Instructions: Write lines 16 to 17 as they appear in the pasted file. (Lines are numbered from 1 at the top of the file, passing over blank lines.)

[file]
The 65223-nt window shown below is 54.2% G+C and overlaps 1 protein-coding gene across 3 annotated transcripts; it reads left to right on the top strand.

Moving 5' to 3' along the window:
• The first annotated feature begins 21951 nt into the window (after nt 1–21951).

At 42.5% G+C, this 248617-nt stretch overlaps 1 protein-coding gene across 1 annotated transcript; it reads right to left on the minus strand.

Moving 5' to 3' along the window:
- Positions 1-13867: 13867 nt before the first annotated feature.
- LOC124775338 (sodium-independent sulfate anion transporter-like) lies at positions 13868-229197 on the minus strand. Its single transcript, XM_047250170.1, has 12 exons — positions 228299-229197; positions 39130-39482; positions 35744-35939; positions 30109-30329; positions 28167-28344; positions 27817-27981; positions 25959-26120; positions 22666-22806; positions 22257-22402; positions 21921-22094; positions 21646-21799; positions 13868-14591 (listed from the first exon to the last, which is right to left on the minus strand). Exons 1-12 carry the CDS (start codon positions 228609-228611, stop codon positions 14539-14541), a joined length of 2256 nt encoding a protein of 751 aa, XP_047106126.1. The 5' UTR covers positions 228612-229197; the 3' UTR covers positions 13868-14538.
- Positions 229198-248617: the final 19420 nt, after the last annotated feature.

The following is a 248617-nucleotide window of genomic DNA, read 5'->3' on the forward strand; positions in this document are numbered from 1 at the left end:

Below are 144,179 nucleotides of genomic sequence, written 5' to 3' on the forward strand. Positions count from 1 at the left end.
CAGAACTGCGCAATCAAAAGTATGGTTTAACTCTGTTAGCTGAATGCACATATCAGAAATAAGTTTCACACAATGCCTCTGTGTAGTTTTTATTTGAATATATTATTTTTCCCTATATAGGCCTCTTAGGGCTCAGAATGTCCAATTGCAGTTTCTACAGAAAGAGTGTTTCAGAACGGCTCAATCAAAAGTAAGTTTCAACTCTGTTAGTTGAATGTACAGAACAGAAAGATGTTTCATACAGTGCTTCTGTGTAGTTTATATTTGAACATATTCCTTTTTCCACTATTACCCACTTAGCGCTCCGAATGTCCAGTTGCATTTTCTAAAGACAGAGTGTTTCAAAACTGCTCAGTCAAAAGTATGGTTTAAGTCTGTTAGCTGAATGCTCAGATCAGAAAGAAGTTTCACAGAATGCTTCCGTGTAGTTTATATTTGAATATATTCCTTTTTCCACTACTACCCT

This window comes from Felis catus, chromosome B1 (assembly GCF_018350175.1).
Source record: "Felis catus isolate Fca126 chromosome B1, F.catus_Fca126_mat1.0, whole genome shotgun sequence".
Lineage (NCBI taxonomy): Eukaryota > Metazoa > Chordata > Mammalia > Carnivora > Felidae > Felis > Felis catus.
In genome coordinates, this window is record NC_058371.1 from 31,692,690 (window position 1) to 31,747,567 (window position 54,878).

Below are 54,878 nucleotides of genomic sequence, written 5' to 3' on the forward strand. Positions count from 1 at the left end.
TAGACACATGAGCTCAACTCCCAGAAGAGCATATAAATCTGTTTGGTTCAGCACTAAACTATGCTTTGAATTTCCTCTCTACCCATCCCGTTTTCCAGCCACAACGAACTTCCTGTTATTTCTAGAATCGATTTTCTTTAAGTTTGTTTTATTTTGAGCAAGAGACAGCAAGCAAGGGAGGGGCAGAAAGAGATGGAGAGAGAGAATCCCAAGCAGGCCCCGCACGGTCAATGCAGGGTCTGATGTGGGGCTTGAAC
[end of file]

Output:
Below are 54,878 nucleotides of genomic sequence, written 5' to 3' on the forward strand. Positions count from 1 at the left end.
TAGACACATGAGCTCAACTCCCAGAAGAGCATATAAATCTGTTTGGTTCAGCACTAAACTATGCTTTGAATTTCCTCTCTACCCATCCCGTTTTCCAGCCACAACGAACTTCCTGTTATTTCTAGAATCGATTTTCTTTAAGTTTGTTTTATTTTGAGCAAGAGACAGCAAGCAAGGGAGGGGCAGAAAGAGATGGAGAGAGAGAATCCCAAGCAGGCCCCGCACGGTCAATGCAGGGTCTGATGTGGGGCTTGAAC